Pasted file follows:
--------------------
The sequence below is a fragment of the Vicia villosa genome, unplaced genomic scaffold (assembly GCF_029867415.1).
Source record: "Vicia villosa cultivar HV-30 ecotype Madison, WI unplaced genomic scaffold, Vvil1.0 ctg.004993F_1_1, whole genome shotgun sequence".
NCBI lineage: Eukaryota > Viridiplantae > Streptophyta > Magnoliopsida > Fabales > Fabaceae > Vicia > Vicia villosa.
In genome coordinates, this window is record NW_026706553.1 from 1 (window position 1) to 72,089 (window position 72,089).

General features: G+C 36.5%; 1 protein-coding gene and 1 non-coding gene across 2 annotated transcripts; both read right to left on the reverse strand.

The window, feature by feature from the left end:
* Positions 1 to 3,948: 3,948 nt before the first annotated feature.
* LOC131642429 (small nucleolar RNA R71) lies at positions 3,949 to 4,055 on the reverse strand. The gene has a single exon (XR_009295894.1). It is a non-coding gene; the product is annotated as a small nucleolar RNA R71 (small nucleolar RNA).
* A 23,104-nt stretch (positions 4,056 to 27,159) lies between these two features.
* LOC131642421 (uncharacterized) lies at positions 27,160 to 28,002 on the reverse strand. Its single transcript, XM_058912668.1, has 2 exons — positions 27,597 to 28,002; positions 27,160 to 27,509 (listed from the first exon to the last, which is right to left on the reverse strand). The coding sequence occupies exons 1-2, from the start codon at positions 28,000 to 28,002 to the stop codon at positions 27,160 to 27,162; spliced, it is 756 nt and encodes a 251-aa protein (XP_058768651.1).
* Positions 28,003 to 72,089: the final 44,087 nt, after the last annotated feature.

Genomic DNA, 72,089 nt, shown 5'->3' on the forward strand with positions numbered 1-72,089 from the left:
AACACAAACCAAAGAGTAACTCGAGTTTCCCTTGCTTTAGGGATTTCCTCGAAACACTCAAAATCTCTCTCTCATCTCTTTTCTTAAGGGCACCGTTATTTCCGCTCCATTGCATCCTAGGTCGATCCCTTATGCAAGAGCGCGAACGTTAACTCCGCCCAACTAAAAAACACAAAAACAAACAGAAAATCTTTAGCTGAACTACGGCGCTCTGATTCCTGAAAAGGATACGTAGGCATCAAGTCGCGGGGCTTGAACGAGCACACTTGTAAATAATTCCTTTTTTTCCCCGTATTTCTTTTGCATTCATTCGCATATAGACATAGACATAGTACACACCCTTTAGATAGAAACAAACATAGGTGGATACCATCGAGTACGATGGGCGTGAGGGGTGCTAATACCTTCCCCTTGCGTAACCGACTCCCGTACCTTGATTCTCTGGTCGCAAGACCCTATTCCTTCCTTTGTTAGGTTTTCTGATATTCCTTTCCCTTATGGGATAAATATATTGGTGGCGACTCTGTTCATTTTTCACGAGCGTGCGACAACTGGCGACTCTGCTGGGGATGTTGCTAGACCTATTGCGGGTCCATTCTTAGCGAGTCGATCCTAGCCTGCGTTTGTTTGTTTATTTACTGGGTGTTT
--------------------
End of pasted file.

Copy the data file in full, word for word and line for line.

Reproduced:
The sequence below is a fragment of the Vicia villosa genome, unplaced genomic scaffold (assembly GCF_029867415.1).
Source record: "Vicia villosa cultivar HV-30 ecotype Madison, WI unplaced genomic scaffold, Vvil1.0 ctg.004993F_1_1, whole genome shotgun sequence".
NCBI lineage: Eukaryota > Viridiplantae > Streptophyta > Magnoliopsida > Fabales > Fabaceae > Vicia > Vicia villosa.
In genome coordinates, this window is record NW_026706553.1 from 1 (window position 1) to 72,089 (window position 72,089).

General features: G+C 36.5%; 1 protein-coding gene and 1 non-coding gene across 2 annotated transcripts; both read right to left on the reverse strand.

The window, feature by feature from the left end:
* Positions 1 to 3,948: 3,948 nt before the first annotated feature.
* LOC131642429 (small nucleolar RNA R71) lies at positions 3,949 to 4,055 on the reverse strand. The gene has a single exon (XR_009295894.1). It is a non-coding gene; the product is annotated as a small nucleolar RNA R71 (small nucleolar RNA).
* A 23,104-nt stretch (positions 4,056 to 27,159) lies between these two features.
* LOC131642421 (uncharacterized) lies at positions 27,160 to 28,002 on the reverse strand. Its single transcript, XM_058912668.1, has 2 exons — positions 27,597 to 28,002; positions 27,160 to 27,509 (listed from the first exon to the last, which is right to left on the reverse strand). The coding sequence occupies exons 1-2, from the start codon at positions 28,000 to 28,002 to the stop codon at positions 27,160 to 27,162; spliced, it is 756 nt and encodes a 251-aa protein (XP_058768651.1).
* Positions 28,003 to 72,089: the final 44,087 nt, after the last annotated feature.

Genomic DNA, 72,089 nt, shown 5'->3' on the forward strand with positions numbered 1-72,089 from the left:
AACACAAACCAAAGAGTAACTCGAGTTTCCCTTGCTTTAGGGATTTCCTCGAAACACTCAAAATCTCTCTCTCATCTCTTTTCTTAAGGGCACCGTTATTTCCGCTCCATTGCATCCTAGGTCGATCCCTTATGCAAGAGCGCGAACGTTAACTCCGCCCAACTAAAAAACACAAAAACAAACAGAAAATCTTTAGCTGAACTACGGCGCTCTGATTCCTGAAAAGGATACGTAGGCATCAAGTCGCGGGGCTTGAACGAGCACACTTGTAAATAATTCCTTTTTTTCCCCGTATTTCTTTTGCATTCATTCGCATATAGACATAGACATAGTACACACCCTTTAGATAGAAACAAACATAGGTGGATACCATCGAGTACGATGGGCGTGAGGGGTGCTAATACCTTCCCCTTGCGTAACCGACTCCCGTACCTTGATTCTCTGGTCGCAAGACCCTATTCCTTCCTTTGTTAGGTTTTCTGATATTCCTTTCCCTTATGGGATAAATATATTGGTGGCGACTCTGTTCATTTTTCACGAGCGTGCGACAACTGGCGACTCTGCTGGGGATGTTGCTAGACCTATTGCGGGTCCATTCTTAGCGAGTCGATCCTAGCCTGCGTTTGTTTGTTTATTTACTGGGTGTTT